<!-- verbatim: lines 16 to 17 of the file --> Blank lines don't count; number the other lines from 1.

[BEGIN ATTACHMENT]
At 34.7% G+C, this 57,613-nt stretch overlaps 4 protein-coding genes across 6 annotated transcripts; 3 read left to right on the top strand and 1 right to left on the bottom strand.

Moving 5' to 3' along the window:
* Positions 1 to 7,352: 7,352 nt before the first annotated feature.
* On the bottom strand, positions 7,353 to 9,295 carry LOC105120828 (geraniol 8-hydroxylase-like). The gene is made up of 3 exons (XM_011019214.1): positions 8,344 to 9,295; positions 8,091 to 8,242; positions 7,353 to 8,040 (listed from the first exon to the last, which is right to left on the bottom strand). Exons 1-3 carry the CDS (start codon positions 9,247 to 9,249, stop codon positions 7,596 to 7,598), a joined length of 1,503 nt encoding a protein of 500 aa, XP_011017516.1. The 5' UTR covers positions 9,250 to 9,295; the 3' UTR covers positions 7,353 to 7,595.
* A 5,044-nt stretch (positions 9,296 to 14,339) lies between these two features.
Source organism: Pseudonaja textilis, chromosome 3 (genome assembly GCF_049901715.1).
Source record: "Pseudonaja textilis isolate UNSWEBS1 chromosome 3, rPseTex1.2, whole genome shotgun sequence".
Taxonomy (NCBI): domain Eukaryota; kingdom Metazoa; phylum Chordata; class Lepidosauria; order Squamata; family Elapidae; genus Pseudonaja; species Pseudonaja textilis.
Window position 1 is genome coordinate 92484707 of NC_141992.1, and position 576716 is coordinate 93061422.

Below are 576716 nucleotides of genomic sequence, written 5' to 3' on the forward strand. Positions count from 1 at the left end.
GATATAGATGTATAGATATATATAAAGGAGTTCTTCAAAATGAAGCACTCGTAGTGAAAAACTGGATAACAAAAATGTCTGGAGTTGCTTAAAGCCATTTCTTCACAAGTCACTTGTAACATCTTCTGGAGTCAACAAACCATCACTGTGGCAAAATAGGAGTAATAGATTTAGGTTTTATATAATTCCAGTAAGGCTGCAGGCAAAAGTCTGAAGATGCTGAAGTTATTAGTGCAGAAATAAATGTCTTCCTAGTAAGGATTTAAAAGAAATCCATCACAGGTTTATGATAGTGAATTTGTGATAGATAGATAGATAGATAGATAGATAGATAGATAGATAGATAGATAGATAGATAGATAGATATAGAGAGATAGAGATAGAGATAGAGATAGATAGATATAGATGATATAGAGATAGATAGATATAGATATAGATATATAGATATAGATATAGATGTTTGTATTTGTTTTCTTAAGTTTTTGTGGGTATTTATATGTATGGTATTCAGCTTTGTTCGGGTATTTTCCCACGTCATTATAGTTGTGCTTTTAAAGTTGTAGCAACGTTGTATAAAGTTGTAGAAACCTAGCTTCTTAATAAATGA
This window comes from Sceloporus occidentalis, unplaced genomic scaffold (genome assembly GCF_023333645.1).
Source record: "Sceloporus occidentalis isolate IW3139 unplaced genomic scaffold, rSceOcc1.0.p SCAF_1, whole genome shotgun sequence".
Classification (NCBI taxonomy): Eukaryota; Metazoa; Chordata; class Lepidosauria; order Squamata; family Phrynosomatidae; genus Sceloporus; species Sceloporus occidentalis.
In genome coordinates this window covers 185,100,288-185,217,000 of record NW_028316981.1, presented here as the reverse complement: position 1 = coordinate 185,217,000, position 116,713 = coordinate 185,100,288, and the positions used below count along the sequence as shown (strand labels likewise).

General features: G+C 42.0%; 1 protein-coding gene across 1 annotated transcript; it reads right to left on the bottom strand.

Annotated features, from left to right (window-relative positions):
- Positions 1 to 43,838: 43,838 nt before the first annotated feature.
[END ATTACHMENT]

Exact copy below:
General features: G+C 42.0%; 1 protein-coding gene across 1 annotated transcript; it reads right to left on the bottom strand.

Annotated features, from left to right (window-relative positions):